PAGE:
Raj Panchmatia graduated from Mumbai University in 2000. He is a partner in the Dispute Resolution Practice group in the Mumbai Office and has a rich experience in the field of dispute resolution and commercial litigation, both at domestic and international fora. He has advised clients on a wide variety of claims under Indian Arbitration Laws, SIAC, LCIA, ICC, UNCITRAL and HKIAC and has extensive experience in dealing with disputes under all forms of contracts and agreements. Raj also advises clients on litigation before the Supreme Court of India, various High Courts of the country, the Securities Appellate Tribunal and the Company Law Board.
Raj has worked on a number of corporate and commercial litigation matters for various private equity investors, multinational and industrial houses of the country, including prominent infrastructure, real estate, automobile, defence, hospitality, public sector undertakings and ship building companies. Raj has also represented the Government of India on various dispute resolution matters.
In this interview he talks to us about:
- His work at Khaitan and Co.
- Necessity of a mentor or guide.
- Difficulties faced in the early days of practice.
- How he keep himself abreast with latest industry news and trends.
You graduated from Mumbai University in 2000. What was the legal profession like back then? What were your objectives as a law student?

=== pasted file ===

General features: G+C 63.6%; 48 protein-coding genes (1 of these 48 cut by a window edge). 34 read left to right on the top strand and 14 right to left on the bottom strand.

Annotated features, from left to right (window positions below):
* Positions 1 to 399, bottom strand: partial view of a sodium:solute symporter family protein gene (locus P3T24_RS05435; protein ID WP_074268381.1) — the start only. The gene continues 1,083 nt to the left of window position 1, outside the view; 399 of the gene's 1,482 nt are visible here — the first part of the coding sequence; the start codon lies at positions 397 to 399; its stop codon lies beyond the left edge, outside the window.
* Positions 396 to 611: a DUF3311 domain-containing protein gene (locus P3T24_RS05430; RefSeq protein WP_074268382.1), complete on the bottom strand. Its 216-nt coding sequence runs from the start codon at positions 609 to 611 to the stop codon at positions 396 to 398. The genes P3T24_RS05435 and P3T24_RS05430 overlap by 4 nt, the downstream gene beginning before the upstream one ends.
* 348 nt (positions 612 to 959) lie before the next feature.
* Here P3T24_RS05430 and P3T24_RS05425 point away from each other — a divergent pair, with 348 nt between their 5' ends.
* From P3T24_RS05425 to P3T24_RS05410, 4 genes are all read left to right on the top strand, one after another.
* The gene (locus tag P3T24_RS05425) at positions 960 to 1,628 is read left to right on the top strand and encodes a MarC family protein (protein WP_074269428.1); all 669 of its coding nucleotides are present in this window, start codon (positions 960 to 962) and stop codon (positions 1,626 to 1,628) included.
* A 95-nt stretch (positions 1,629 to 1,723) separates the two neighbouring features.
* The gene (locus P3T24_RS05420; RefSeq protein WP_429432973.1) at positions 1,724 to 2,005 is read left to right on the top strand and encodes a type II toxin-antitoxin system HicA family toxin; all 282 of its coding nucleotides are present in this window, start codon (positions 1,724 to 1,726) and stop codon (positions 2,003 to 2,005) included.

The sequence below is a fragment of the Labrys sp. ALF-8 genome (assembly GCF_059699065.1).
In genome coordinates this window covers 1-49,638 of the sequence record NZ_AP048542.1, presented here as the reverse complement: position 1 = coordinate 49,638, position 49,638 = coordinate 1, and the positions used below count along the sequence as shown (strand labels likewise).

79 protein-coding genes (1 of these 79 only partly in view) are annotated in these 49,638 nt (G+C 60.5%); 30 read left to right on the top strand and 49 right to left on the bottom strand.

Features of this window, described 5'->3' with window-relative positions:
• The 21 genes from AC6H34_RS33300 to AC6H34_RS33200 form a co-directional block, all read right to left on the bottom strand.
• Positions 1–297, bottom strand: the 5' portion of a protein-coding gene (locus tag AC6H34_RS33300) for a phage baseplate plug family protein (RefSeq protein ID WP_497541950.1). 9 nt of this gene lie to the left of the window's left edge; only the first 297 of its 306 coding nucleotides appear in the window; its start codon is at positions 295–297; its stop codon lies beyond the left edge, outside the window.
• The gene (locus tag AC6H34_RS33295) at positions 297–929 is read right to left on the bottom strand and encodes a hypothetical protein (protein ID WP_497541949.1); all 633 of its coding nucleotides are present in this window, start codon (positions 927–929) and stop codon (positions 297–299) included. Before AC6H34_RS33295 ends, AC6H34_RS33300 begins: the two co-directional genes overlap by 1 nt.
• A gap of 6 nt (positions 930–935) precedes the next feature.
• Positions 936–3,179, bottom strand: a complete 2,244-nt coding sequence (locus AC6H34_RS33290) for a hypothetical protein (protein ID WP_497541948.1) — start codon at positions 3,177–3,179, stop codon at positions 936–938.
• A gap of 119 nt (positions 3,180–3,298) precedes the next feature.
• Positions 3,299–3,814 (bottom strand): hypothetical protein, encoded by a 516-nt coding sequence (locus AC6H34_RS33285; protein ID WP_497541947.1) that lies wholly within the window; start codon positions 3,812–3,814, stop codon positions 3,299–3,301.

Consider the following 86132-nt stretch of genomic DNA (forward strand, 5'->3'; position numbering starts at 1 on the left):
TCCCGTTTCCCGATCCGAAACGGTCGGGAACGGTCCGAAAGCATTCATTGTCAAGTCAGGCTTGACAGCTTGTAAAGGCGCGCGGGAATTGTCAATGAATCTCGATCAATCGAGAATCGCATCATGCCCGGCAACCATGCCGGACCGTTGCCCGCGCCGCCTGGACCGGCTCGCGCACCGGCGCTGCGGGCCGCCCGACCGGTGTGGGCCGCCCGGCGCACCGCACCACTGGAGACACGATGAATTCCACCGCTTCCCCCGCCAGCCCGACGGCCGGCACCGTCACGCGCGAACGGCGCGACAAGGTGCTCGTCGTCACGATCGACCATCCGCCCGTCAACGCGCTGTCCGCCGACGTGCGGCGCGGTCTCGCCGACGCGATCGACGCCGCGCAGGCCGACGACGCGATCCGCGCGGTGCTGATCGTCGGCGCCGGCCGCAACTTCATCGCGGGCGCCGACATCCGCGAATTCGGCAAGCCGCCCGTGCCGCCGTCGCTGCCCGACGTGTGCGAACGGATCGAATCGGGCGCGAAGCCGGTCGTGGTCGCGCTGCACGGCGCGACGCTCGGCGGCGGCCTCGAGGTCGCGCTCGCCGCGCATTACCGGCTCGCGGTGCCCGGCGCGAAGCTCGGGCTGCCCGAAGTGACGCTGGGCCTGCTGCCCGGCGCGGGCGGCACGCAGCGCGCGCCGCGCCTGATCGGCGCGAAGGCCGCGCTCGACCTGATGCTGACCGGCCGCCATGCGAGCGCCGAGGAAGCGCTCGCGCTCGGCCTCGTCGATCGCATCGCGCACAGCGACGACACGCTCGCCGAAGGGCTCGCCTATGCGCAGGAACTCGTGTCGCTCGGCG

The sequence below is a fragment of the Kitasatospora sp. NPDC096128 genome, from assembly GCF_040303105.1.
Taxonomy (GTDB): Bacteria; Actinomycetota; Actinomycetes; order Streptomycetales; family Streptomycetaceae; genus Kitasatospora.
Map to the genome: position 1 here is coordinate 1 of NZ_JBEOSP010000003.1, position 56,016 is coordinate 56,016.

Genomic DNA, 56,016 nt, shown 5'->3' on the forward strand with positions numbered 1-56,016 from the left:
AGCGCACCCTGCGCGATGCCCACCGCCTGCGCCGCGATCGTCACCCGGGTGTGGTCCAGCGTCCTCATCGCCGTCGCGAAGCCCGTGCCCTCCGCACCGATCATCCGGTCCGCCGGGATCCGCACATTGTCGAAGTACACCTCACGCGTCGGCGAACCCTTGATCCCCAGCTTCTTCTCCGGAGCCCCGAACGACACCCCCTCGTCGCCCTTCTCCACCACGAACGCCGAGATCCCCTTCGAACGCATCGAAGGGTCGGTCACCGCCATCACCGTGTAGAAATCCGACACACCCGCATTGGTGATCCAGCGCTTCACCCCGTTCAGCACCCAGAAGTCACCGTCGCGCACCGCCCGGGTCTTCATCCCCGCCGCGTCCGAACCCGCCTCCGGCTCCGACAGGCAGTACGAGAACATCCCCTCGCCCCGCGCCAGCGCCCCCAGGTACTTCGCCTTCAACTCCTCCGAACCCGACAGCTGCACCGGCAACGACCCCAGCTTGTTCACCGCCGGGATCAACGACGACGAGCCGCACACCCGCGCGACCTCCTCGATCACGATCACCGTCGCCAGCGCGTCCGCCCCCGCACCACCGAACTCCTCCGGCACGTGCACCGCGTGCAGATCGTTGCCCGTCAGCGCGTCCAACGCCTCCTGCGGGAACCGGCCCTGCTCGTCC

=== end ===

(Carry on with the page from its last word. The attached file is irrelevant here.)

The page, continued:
Legal profession back then was still technologically evolving. Those were interesting times,as law could be found only in books and not on Google. My senior told me – work hard and rest will follow.
How is your work at Khaitan and Co.? Please tell us a bit about your work profile. What are the responsibilities you are entrusted with?
I am a partner at Khaitan. My core area of practice is litigation and disputes resolution. At Khaitan, I have been fortunate to be part of some of the biggest litigations and arbitrations of recent times, in terms of value and significance. My clients vary from international companies, PSUs and Indian promoters in all sectors. Joint venture disputes seem to be in vogue these days, and I advise on many of them as well. As a partner in a law firm, soft skills play an equally important role as legal skills. As a Partner your responsibility would also include building and managing a team which is effective and a practice which is robust.
How necessary is it to have a mentor or guide to handhold a young lawyer while still in the formative years of the profession? Did you have one?
It is good to have a mentor and a guide in your formative years who is willing to guide you through the nuances of the practice, especially if one comes from a non-legal background. In my formative years I had an opportunity to train under some of the finest legal minds Late Mr. D M Popat, Senior Partner of Mulla & Mulla & Crige Blunt and Caroe and Mr. D D Udeshi, Partner of Udwadia & Udeshi as it then was. I also had an opportunity to work under Mr. D E Udwadia, who exposed me to corporate laws, which has been very helpful in dealing with corporate disputes of today.
What were the difficulties you faced in the early days of your practice? How many years of hard work does it require to build a firm clientele?